“Iglesia Adventista se une a Jornada de Donación de Sangre.” October 6, 2017. Accessed 2019.

Seventh-day Adventist Yearbook. Nampa, Idaho: Pacific Press Publishing Association, 2019.

South Atlantic Nicaragua Mission Education Department Archives. Accessed September 2019.

South Atlantic Nicaragua Mission Treasury Archives. Accessed September 2019.


  1. “South Atlantic Nicaragua Mission,” Seventh-day Adventist Yearbook (Nampa, ID: Pacific Press Publishing Association, 2019), 138.

  2. Ibid.

  3. Office of Archives, Statistics and Research, Annual Statistical Report, 2018, 16.

  4. Yearbook 2019, 138.

  5. Marvin Gómez Otero, La historia de un pueblo (Managua, Nicaragua: Gómez Otero Marvin, 2013), 21.

  6. Ibid., 25.

  7. Ibid.

  8. Ibid., 27.

  9. Ibid., 32.

  10. Ibid., 33.

  11. Ibid.

  12. Ibid., 94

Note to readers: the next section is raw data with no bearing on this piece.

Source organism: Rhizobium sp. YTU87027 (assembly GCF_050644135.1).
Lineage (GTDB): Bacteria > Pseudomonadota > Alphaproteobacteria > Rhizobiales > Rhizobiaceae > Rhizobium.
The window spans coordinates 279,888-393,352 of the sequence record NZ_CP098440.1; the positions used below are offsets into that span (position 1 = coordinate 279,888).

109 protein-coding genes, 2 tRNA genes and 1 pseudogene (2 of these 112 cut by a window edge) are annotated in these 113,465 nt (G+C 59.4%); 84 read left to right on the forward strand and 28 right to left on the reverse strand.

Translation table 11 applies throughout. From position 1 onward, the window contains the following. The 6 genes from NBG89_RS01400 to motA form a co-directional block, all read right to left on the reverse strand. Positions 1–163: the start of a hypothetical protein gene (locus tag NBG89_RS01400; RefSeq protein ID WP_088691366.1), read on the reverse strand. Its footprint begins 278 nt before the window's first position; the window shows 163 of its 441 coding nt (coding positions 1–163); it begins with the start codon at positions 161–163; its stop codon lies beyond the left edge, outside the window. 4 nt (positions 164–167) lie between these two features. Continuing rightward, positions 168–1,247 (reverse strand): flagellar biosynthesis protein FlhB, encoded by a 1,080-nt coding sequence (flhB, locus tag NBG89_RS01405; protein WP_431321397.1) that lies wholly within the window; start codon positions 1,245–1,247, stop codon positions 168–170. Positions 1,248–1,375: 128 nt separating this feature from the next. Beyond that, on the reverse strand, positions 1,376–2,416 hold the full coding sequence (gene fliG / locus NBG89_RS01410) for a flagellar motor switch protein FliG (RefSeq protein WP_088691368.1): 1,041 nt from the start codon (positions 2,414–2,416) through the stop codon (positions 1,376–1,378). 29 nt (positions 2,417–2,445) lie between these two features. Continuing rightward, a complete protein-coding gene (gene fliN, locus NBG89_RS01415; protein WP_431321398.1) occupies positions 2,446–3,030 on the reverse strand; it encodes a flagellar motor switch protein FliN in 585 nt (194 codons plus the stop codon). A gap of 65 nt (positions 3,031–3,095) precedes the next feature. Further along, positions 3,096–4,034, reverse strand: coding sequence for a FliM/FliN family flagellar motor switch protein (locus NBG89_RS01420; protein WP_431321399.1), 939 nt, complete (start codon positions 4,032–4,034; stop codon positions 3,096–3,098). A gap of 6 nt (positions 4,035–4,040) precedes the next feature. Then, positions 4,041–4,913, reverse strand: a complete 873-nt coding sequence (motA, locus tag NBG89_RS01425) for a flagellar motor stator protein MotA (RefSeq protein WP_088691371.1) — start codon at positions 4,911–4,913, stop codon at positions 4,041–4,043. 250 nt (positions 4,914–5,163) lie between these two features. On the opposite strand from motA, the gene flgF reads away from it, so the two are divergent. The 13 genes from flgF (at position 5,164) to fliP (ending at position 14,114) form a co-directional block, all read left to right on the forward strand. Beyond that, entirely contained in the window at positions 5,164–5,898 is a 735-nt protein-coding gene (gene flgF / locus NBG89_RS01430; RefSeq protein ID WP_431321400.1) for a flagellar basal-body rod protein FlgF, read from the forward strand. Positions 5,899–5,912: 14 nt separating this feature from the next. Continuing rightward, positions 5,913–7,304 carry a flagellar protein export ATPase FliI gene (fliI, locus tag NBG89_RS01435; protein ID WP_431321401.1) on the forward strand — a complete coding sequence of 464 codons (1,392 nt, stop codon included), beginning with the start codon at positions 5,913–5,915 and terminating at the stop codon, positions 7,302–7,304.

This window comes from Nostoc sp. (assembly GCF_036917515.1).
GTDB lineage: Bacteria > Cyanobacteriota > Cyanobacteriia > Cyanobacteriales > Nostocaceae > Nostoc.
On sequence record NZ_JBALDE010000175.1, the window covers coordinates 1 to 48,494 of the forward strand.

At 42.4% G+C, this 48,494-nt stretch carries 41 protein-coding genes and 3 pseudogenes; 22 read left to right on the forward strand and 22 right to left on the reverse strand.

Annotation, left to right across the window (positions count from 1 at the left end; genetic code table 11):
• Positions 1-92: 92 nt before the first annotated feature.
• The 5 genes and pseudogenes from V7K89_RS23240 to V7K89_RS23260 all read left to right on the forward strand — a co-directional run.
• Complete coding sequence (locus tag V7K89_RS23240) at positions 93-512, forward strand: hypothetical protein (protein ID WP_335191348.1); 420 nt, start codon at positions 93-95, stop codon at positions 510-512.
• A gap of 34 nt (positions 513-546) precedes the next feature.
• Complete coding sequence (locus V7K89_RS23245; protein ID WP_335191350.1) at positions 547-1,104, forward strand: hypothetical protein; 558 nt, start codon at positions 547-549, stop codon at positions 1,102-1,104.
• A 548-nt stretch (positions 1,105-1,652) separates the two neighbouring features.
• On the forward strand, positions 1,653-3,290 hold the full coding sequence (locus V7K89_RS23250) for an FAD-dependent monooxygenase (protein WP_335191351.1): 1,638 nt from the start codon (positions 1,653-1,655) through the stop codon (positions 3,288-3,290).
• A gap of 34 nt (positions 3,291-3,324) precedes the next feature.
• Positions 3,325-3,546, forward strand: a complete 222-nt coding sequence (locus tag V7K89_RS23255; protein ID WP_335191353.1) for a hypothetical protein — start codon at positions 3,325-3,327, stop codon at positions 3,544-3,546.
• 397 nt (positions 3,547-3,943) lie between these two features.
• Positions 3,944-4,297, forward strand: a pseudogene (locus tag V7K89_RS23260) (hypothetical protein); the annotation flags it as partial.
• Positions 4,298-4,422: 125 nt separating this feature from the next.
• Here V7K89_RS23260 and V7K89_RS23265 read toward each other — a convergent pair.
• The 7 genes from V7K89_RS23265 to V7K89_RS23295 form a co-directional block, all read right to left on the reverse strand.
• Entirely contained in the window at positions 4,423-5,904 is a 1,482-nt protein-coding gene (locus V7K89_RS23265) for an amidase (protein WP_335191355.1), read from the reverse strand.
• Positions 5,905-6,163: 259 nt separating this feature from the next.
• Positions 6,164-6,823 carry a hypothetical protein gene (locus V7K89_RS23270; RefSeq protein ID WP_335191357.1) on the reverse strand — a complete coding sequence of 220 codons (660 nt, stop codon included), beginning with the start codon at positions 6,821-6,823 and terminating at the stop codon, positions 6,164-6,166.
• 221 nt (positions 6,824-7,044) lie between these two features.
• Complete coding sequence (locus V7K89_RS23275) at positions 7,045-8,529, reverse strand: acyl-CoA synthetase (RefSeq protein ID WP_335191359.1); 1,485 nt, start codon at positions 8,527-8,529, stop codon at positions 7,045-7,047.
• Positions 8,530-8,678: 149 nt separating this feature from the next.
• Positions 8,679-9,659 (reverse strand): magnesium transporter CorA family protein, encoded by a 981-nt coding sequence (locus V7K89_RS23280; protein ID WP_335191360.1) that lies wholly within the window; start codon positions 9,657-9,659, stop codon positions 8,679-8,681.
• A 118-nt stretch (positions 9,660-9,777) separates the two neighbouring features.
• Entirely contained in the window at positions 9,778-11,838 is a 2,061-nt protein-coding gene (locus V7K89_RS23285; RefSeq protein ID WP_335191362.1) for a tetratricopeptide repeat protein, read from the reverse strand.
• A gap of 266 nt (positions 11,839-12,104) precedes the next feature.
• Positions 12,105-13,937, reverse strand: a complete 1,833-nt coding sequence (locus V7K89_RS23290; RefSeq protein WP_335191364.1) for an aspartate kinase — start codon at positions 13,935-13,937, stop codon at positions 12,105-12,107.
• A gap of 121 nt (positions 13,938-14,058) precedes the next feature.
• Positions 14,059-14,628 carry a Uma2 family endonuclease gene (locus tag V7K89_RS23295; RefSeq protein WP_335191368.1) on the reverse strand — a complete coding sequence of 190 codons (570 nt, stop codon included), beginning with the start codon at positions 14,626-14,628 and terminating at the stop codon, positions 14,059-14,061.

13. Ibid.

  14. Ibid., 92.

  15. Ibid., 91.

  16. Ibid.,115.

  17. Ibid.,116.

  18. Juan Ángel Guevara Medina, personal knowledge from working as president of the Central Nicaragua Mission from 2006 to 2012.

  19. Ibid.

  20. Ibid.

  21. Ibid.

  22. Ibid.

  23. South Atlantic Nicaragua Mission Education Department Archives, accessed September 2019.

  24. David Murillo, personal knowledge from working as national director of Adventist media, Managua, Nicaragua.

  25. Ibid.

  26. Ibid

  27. “Iglesia Adventista se une a Jornada de Donación de Sangre,”, October 6, 2017, accessed 2019.

  28. South Atlantic Nicaragua Mission Treasury Archives, accessed September 2019.

  29. Juan Ángel Guevara Medina interview by author, Juigalpa, Nicaragua, August 2019.


Alvarado, Héctor Isaac. "South Atlantic Nicaragua Mission." Encyclopedia of Seventh-day Adventists. April 16, 2021. Accessed April 19, 2021.

Alvarado, Héctor Isaac. "South Atlantic Nicaragua Mission." Encyclopedia of Seventh-day Adventists. April 16, 2021. Date of access April 19, 2021,

Alvarado, Héctor Isaac (2021, April 16). South Atlantic Nicaragua Mission. Encyclopedia of Seventh-day Adventists. Retrieved April 19, 2021,